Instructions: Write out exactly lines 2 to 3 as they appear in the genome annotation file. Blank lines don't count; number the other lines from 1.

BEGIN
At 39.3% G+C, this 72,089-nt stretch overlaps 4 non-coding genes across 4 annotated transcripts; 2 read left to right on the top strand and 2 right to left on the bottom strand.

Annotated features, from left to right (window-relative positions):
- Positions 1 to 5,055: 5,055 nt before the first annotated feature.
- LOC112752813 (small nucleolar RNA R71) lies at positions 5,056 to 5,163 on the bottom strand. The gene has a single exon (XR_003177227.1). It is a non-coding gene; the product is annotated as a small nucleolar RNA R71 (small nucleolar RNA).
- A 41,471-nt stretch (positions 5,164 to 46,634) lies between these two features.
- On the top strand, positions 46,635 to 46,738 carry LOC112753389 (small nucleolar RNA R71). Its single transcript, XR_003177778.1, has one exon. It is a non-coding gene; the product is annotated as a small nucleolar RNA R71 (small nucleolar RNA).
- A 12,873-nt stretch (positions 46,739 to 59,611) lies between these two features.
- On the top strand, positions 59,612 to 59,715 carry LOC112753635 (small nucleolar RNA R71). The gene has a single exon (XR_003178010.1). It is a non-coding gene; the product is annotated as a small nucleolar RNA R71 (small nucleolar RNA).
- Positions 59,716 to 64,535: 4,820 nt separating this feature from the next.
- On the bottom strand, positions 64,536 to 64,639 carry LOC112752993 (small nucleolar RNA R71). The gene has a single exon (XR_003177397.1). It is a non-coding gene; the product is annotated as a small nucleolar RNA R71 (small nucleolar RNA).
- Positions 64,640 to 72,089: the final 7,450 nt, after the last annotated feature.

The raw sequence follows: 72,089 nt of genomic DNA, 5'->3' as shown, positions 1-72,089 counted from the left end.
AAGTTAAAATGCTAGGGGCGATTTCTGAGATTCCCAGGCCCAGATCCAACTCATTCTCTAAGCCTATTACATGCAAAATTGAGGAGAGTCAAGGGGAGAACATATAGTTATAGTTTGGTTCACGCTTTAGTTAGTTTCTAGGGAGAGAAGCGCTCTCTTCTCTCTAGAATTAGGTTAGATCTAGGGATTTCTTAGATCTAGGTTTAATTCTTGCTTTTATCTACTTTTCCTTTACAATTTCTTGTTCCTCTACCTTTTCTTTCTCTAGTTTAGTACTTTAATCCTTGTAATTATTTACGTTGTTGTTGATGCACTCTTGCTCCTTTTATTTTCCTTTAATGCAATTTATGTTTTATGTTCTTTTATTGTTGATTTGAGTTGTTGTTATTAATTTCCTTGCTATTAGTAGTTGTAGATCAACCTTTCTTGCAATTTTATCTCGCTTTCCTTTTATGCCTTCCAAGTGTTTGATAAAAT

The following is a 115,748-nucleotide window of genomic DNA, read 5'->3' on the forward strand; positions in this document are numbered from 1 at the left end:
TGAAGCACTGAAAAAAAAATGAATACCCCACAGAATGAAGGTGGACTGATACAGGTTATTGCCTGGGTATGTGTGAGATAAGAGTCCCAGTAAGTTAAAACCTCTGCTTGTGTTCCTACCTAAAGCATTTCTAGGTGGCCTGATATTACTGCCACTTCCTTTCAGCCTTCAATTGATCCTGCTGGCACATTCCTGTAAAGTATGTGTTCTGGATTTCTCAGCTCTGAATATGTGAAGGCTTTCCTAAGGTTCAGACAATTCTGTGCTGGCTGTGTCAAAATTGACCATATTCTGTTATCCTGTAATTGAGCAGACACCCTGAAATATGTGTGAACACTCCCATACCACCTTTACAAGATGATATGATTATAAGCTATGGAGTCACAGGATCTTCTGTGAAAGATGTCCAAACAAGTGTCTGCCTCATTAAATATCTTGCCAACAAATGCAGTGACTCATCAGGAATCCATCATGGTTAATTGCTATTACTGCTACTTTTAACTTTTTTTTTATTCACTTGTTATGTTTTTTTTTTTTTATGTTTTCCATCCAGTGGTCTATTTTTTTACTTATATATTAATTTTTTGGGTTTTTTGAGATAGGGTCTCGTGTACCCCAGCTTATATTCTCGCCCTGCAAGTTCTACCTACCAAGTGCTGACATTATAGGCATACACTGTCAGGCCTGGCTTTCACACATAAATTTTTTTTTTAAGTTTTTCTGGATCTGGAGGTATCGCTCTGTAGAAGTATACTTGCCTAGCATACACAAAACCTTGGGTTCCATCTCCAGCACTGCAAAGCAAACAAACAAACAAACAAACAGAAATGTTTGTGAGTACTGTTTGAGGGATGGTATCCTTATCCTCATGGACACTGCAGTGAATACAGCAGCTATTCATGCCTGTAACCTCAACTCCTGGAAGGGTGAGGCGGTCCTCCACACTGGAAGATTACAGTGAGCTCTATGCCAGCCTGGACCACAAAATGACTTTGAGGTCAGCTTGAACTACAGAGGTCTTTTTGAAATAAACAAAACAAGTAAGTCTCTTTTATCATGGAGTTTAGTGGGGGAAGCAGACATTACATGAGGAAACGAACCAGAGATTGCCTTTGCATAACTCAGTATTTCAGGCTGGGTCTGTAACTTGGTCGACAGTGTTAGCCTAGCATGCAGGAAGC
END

Annotated features, from left to right (window-relative positions):
- Positions 1 to 5,055: 5,055 nt before the first annotated feature.